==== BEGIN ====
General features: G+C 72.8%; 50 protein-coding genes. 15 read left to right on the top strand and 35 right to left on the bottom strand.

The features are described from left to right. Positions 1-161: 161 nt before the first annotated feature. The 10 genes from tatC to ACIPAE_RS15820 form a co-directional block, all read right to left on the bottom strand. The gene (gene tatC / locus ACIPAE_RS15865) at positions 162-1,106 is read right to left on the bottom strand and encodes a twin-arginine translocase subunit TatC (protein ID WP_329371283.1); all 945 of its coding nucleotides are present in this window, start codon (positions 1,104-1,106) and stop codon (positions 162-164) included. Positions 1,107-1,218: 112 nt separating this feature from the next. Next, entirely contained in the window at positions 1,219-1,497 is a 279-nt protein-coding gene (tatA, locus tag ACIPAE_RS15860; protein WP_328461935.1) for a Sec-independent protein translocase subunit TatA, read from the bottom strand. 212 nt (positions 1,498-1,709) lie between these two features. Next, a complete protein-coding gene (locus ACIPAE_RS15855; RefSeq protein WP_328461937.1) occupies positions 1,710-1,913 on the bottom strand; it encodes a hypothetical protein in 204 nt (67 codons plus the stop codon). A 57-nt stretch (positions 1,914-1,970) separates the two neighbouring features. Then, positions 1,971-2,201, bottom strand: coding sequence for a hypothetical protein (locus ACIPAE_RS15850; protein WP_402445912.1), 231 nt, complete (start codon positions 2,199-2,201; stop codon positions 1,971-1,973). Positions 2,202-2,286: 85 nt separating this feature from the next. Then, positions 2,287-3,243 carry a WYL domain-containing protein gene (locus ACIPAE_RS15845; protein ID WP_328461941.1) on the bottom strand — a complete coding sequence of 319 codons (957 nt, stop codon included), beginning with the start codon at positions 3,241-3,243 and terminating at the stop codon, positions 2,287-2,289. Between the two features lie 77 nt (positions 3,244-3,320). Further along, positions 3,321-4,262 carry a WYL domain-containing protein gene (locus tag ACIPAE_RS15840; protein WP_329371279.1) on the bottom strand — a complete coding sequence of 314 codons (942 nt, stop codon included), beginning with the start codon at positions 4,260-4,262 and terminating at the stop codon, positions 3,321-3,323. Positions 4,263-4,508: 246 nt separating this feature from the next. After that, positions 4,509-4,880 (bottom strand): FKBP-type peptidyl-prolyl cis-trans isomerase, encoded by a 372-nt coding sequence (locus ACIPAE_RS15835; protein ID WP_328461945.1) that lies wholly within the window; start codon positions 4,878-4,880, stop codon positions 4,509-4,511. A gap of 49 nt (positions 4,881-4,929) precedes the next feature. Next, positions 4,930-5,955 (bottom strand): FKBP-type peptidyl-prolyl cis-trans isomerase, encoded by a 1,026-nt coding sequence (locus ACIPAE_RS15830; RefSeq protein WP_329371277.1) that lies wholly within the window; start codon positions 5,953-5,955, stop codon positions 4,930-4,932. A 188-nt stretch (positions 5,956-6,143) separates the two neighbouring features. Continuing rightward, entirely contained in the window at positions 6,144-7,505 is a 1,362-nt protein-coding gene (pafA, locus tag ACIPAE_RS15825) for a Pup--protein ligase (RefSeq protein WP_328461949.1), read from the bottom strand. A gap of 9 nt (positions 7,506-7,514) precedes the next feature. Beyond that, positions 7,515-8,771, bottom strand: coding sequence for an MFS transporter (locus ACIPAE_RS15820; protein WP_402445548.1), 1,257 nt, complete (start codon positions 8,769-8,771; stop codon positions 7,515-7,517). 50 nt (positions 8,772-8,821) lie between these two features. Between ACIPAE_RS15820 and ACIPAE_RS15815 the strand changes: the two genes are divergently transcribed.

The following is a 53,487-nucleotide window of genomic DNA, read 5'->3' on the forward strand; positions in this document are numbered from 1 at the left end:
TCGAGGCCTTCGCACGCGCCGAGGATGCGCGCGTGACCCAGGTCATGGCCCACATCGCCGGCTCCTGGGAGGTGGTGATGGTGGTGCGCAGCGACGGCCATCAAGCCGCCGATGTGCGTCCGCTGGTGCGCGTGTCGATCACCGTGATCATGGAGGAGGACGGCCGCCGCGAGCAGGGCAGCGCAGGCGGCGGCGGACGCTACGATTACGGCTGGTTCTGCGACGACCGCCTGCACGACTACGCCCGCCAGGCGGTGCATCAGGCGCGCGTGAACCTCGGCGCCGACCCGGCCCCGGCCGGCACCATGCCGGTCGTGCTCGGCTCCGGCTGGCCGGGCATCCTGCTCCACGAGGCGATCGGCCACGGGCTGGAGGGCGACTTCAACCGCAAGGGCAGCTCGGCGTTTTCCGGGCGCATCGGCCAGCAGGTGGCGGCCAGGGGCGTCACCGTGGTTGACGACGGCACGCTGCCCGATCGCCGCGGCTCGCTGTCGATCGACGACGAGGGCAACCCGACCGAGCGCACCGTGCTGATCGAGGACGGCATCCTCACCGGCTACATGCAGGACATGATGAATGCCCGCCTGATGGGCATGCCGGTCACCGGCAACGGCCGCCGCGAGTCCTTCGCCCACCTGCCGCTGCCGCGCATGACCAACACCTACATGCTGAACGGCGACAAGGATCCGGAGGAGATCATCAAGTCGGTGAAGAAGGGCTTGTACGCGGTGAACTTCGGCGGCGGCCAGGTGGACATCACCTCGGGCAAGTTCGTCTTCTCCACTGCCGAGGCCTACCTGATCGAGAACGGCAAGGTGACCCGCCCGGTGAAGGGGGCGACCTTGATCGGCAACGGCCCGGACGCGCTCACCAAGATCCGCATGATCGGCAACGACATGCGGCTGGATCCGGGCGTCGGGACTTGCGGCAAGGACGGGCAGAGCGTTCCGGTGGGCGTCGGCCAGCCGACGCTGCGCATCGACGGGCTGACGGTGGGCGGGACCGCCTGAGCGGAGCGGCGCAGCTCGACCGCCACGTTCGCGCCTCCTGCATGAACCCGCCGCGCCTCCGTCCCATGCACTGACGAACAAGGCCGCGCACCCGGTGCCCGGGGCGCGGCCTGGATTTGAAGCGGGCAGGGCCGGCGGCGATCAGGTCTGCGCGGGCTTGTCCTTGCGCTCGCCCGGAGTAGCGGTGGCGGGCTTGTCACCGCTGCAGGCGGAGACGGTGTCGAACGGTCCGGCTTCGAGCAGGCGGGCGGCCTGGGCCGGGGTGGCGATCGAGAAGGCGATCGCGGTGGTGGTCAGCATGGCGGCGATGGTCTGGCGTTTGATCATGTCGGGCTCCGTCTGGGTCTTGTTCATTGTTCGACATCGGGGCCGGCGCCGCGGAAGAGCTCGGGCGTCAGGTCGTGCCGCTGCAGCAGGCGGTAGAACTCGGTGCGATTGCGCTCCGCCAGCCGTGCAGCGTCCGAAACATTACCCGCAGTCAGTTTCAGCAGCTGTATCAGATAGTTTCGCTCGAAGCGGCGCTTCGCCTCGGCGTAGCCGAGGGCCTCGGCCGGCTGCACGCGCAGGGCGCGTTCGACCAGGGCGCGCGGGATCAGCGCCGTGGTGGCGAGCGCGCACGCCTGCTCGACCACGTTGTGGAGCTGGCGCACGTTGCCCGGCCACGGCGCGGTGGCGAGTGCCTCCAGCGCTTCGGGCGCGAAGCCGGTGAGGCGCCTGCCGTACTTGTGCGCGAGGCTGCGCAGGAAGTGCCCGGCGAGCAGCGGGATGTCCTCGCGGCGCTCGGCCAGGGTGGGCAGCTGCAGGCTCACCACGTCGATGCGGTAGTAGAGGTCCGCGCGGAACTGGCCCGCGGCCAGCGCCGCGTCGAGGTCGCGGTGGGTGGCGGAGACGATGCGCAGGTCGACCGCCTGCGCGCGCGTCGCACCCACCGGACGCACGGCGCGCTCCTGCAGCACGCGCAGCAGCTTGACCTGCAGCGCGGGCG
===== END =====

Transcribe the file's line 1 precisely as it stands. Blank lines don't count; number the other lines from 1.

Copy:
General features: G+C 72.8%; 50 protein-coding genes. 15 read left to right on the top strand and 35 right to left on the bottom strand.